Jessica Hopper’s William R. Kenan Lecture on Ethics and Resistance: Writing from the Margins

Jessica Hopper
Jessica Hopper, rock critic

On the rainy night of October 1, Macaulay Honors College hosted the award winning rock critic, Jessica Hopper. To a room full of primarily Macaulay students, she delivered the most recent William R. Kenan Lecture on Ethics and Resistance. By the end of her incredibly quotable talk, the table in the back stacked with copies of her new book, The First Collection of Criticism by a Living Female Rock Critic (May, 2015), appeared even more enticing than it had at the start.

“When was the first time you were told you didn’t count?” was one of the first questions Hopper posed to her captivated audience. As a woman in the male-dominated field of rock criticism, just being there and voicing her opinion was, as she emphasized throughout the talk, “an act of resistance.”  Judging by the nodding heads of the members of the audience, her sentiments rang all too true for a lot of us.

While the lecture lasted just over a half-hour, the question-and-answer session seemed to comprise the bulk of the event; everyone had something to respond to. In a room full of writers, activists, music lovers, or combinations of the three, hands flew up to ask Hopper her opinion of call-out culture, or to corroborate the feeling of being unwelcome in certain spaces. Hopper spoke on safe spaces for women, queer women, and women of color in the punk rock scene. She related personal anecdotes about how, 17 years into her career, a male colleague advised her to stop getting into trouble with her superiors and “kiss ass” instead. And she talked about her personal experiences with violently misogynistic internet trolls who would “doxx”—reveal private information, such as the address of a person—women who dared to critique equally misogynistic media online. “When you’re anything but a straight white male, opinions cost you,” she declared, and the room erupted in another wave of eager head-nodding.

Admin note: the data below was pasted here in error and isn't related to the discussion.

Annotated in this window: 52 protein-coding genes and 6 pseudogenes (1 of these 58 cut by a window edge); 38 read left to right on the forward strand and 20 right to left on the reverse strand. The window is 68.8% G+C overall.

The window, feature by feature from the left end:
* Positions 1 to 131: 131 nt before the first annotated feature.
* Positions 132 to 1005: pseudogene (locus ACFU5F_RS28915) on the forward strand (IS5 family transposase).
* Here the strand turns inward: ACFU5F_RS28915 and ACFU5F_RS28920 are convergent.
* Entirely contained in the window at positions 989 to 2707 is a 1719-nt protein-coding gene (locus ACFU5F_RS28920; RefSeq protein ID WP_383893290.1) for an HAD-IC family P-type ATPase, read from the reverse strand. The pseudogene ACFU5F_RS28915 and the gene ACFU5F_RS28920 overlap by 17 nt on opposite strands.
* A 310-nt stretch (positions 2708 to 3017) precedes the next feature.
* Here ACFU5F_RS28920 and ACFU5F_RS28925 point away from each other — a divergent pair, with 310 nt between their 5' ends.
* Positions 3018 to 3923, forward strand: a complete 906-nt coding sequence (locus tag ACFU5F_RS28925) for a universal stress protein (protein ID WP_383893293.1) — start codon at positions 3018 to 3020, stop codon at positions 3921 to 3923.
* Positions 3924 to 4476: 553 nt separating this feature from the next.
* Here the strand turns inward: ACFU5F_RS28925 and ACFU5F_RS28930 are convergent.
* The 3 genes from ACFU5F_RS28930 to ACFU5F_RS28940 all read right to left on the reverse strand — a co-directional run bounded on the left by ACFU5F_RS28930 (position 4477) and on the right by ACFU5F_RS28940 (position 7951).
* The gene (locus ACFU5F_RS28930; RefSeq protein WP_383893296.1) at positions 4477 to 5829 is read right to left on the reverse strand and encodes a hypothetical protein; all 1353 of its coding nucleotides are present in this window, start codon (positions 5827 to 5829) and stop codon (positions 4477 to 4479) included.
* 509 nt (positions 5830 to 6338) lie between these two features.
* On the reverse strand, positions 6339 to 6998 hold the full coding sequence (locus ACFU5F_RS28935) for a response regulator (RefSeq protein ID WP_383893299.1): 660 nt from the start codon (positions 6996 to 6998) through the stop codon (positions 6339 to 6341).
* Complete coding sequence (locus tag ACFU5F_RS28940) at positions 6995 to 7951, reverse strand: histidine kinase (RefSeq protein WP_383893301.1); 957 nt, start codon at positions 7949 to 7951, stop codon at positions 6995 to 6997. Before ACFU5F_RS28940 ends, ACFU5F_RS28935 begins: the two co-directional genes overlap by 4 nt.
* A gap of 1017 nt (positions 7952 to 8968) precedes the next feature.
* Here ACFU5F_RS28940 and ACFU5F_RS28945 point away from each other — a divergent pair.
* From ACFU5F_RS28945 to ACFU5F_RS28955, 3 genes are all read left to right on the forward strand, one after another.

She had quite a bit of resonating advice for writers, especially those who “write from the margins.” For her, writing is a way to assert that she is not complicit; the simple refusal to be silent is actually not simple at all. Writing exacts power. Doing the work you’ve been called to do is an act of resistance. For any writers challenging norms and critiquing status quo, we know the pit-of-stomach knot of anxiety that comes along with putting out any work, but especially work that may stir the pot.  Regardless, we feel compelled to do this work and to keep doing it. But we do not feel compelled to ask for permission before taking steps forward. As Hopper put it, “It’s not about seeking permission. I don’t really want to be allowed in the club house.”

Finally, she imparted advice that every writer likes to hear:  “The only way we learn is by fucking up. Self-doubt is poisonous. Writing from the margins sucks. Dig down to your truth, and do not stop in the face of haters.”

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